Effects

  • WPF provides for bitmap effects, however, they are rendered in hardware only in .NET Framework 3.5 SP1 or newer. GPU features like pixel shaders are not used for bitmap effects.
  • Special effects such as dropshadows and blurring are built in.

Documents

  • WPF natively supports paginated documents. It provides the DocumentReader class, which is for reading fixed layout documents. The FlowDocumentReader class offers different view modes such as per-page or scrollable and also reflows text if the viewing area is re sized.
  • Natively supports XML Paper Specification documents.
  • Supports reading and writing paginated documents using Open Packaging Convention.

Text

WPF includes a number of typographic and text rendering features that were not available in GDI. This is the first Windows programming interface to expose OpenType features to software developers, supporting both OpenType, TrueType, and OpenType CFF (Compact Font Format) fonts.

Support for OpenType typographic features includes:

WPF handles texts in Unicode, and handles texts independent of global settings, such as system locale. In addition, fallback mechanisms are provided to allow writing direction (horizontal versus vertical) handled independent of font name; building international fonts from composite fonts, using a group of single-language fonts; composite fonts embedding. Font linking and font fallback information is stored in a portable XML file, using composite font technology. The XML file has extension .CompositeFont.

The WPF text engine also supports built-in spell checking. It also supports such features as automatic line spacing, enhanced international text, language-guided line breaking, hyphenation, and justification, bitmap effects, transforms, and text effects such as shadows, blur, glow, rotation etc. Animated text is also supported; this refers to animated glyphs, as well as real-time changes in position, size, color, and opacity of the text.

WPF text rendering takes advantage of advances in ClearType technology, such as sub-pixel positioning, natural advance widths, Y-direction anti-aliasing, hardware-accelerated text rendering, as well as aggressive caching of pre-rendered text in video memory. ClearType cannot be turned off in WPF applications. Unlike the ClearType in GDI or GDI+, WPF ClearType does not snap glyphs to pixels horizontally, leading to a loss of contrast disliked by some users.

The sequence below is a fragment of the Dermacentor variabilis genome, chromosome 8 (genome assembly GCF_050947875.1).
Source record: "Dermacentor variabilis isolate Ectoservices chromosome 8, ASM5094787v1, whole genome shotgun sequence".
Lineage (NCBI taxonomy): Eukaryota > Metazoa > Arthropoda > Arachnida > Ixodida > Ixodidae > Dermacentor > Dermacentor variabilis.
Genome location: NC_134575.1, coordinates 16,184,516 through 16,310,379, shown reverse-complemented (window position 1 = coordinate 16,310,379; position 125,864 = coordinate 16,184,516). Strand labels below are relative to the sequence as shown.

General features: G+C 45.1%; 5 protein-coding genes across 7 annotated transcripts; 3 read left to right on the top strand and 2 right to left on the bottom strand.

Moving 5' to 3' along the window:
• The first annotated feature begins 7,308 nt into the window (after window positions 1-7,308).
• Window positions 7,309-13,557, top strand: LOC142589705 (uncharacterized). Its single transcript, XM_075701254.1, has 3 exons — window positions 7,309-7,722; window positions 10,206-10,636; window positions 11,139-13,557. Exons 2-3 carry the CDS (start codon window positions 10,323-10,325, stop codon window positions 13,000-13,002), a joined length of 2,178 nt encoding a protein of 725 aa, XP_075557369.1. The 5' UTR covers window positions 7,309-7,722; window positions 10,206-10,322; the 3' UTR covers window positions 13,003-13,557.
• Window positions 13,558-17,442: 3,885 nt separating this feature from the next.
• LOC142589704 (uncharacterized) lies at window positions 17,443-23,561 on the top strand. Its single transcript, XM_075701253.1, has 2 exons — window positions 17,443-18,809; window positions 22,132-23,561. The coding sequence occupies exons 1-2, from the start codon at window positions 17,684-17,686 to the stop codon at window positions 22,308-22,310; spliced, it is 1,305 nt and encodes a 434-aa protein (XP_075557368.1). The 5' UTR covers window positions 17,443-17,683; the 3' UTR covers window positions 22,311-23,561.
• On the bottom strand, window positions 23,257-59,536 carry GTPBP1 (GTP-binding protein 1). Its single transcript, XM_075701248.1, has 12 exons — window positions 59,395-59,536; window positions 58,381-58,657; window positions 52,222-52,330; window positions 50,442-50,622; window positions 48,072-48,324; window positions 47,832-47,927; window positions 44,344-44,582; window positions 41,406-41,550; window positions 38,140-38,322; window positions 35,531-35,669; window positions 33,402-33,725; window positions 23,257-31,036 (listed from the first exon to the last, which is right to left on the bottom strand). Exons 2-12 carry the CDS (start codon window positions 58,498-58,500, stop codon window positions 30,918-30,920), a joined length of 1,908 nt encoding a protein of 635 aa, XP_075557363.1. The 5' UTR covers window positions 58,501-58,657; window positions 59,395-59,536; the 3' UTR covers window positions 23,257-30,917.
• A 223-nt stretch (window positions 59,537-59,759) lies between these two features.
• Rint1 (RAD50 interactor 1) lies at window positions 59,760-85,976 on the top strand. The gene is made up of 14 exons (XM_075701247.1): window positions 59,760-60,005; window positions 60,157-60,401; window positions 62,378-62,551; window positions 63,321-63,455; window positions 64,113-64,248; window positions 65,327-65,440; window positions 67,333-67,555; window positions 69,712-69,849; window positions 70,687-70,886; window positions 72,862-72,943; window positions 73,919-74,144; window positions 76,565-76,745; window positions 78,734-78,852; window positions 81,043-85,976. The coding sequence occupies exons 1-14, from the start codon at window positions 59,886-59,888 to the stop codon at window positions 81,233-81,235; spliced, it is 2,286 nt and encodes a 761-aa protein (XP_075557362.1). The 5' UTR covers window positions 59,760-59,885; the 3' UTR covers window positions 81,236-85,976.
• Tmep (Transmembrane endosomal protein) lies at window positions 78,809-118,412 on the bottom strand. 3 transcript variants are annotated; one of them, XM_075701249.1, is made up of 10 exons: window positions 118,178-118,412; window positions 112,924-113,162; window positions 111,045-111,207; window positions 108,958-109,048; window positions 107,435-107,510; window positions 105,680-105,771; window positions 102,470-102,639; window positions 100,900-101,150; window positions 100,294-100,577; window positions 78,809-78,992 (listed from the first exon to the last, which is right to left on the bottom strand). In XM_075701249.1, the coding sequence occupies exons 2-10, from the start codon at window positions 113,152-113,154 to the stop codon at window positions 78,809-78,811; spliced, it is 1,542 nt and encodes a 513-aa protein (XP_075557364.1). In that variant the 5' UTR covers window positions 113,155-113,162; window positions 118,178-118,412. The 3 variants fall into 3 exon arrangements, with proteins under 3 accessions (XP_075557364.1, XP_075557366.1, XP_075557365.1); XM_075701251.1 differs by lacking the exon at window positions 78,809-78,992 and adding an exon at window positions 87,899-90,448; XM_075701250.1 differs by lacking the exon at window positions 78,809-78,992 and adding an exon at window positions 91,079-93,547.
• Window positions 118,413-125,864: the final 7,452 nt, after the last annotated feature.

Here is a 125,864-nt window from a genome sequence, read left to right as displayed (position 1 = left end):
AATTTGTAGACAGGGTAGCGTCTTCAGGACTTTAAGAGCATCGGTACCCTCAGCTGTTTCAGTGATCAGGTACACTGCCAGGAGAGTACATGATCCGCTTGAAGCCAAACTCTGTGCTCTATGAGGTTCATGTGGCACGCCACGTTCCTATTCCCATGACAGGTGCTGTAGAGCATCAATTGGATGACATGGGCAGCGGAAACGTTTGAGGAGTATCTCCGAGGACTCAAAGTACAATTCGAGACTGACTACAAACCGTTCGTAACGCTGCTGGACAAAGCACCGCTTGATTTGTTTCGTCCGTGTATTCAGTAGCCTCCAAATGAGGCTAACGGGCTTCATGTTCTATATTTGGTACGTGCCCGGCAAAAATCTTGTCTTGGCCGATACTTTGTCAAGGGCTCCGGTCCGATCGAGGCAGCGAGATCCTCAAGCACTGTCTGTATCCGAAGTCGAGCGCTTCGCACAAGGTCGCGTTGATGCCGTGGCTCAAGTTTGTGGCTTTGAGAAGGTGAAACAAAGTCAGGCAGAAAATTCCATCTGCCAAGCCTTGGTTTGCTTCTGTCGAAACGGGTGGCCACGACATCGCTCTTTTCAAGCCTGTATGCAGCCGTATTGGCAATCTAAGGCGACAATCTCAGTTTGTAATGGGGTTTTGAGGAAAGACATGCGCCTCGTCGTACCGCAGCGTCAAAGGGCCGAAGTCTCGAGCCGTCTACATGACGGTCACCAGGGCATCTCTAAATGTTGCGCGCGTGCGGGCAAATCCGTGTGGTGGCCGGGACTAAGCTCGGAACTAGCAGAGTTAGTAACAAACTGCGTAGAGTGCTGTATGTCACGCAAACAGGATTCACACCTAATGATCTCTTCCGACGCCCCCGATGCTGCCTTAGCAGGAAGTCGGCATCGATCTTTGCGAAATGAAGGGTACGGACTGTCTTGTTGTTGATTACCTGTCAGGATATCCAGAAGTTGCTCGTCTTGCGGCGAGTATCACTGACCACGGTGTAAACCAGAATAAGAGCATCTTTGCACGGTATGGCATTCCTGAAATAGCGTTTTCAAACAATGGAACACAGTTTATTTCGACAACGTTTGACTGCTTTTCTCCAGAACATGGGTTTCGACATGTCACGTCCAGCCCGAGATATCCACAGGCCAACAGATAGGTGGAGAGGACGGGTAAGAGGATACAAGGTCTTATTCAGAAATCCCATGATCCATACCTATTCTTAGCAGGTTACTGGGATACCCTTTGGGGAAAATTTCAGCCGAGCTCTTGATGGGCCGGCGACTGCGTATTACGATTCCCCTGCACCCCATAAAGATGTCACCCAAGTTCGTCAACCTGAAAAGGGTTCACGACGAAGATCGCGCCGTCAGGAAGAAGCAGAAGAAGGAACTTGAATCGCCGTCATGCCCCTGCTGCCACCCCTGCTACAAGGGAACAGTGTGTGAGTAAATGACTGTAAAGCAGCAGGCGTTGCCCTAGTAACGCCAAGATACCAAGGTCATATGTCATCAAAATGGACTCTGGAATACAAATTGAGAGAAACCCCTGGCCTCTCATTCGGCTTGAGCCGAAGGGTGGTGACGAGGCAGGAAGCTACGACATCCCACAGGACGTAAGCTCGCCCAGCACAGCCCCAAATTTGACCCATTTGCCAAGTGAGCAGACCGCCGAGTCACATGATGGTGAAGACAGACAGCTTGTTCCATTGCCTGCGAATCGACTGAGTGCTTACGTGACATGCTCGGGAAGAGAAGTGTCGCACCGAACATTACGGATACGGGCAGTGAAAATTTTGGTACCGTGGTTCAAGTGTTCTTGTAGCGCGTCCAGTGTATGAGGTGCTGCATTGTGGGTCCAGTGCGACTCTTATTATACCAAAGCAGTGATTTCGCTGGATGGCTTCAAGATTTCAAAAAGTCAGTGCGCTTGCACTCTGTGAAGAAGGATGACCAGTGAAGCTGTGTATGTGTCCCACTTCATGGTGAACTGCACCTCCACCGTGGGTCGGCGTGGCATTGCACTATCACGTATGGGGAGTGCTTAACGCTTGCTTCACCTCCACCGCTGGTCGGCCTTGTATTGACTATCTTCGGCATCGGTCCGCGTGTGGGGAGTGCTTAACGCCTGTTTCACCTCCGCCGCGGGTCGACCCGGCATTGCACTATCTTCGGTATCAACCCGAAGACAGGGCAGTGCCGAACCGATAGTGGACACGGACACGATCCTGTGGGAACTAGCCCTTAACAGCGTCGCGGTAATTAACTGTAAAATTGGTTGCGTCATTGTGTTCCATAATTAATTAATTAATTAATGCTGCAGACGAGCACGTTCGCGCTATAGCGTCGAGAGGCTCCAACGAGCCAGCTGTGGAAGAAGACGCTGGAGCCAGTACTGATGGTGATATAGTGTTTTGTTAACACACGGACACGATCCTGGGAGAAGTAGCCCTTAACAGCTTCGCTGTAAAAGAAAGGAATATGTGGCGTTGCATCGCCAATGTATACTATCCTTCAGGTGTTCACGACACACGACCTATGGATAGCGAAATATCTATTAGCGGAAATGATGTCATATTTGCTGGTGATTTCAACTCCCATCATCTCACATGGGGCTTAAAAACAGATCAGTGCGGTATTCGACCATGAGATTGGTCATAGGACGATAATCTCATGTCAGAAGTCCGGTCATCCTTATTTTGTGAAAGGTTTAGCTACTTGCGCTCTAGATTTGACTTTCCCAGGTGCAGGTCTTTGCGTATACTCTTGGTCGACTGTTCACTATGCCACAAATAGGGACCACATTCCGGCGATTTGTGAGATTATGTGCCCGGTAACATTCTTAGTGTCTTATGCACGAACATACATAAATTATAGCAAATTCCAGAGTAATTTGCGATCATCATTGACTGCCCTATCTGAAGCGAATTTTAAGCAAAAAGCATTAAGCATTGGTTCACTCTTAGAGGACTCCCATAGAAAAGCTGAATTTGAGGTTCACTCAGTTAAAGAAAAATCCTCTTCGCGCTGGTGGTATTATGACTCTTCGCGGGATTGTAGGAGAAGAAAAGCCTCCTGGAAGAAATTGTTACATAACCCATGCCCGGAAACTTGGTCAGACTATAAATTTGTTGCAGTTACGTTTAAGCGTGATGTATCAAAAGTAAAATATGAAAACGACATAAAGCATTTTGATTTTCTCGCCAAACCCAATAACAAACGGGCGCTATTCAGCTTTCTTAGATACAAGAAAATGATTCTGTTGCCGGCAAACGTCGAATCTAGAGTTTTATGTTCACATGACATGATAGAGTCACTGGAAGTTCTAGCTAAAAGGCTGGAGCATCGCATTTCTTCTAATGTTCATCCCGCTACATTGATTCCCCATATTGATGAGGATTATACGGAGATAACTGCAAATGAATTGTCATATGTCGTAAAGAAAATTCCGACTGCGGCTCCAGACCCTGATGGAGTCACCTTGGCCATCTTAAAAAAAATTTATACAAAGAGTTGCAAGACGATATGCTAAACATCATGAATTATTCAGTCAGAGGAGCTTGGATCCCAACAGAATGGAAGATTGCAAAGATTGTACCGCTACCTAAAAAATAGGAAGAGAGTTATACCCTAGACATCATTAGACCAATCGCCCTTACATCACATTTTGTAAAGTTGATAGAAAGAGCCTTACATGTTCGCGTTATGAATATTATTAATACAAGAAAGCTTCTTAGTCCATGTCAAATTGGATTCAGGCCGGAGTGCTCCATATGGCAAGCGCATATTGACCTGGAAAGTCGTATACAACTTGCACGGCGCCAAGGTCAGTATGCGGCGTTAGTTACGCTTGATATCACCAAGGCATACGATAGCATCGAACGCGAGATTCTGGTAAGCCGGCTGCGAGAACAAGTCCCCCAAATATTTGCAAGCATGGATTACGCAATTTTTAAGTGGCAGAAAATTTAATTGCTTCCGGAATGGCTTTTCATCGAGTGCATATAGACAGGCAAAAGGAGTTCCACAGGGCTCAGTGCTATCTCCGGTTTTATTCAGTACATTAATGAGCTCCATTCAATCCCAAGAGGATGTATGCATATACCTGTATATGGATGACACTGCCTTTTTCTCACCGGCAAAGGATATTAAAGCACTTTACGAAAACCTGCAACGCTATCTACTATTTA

The extent to which glyphs are cached is dependent on the video card. DirectX 10 cards are able to cache the font glyphs in video memory, then perform the composition (assembling of character glyphs in the correct order, with the correct spacing), alpha-blending (application of anti-aliasing), and RGB blending (ClearType's sub-pixel color calculations), entirely in hardware. This means that only the original glyphs need to be stored in video memory once per font (Microsoft estimates that this would require 2 MB of video memory per font), and other operations such as the display of anti-aliased text on top of other graphics—including video—can also be done with no computation effort on the part of the CPU. DirectX 9 cards are only able to cache the alpha-blended glyphs in memory, thus requiring the CPU to handle glyph composition and alpha-blending before passing this to the video card. Caching these partially-rendered glyphs requires significantly more memory (Microsoft estimates 5 MB per process). Cards that don't support DirectX 9 have no hardware-accelerated text rendering capabilities.

Alternative input

WPF supports digital ink-related functionality.

Accessibility

WPF supports Microsoft UI Automation to allow developers to create accessible interfaces.

XAML

Following the success of markup languages for web development, WPF introduces a new language known as eXtensible Application Markup Language (XAML) (pronounced "Zammel"), which is based on XML. XAML is designed as a more efficient method of developing application user interfaces.

The specific advantage that XAML brings to WPF is that XAML is a completely declarative language. In a declarative programming language, the developer (or designer) describes the behavior and integration of components without the use of procedural programming. This allows someone with little or no traditional programming experience to create an entire working application with no programming. Although it is rare that an entire application will be built completely in XAML, the introduction of XAML allows application designers to more effectively contribute to the application development cycle. Using XAML to develop user interfaces also allows for separation of model and view; which is considered a good architectural principle. In XAML, elements and attributes map to classes and properties in the underlying APIs.

As in web development, both layouts and specific themes are well suited to markup, but XAML is not required for either. Indeed, all elements of WPF may be coded in a .NET language (C#, VB.net). The XAML code can ultimately be compiled into a managed assembly in the same way all .NET languages are, which means that the use of XAML for development does not incur a performance cost. XAML can also be compiled and run "on demand" similar to an HTML web-page.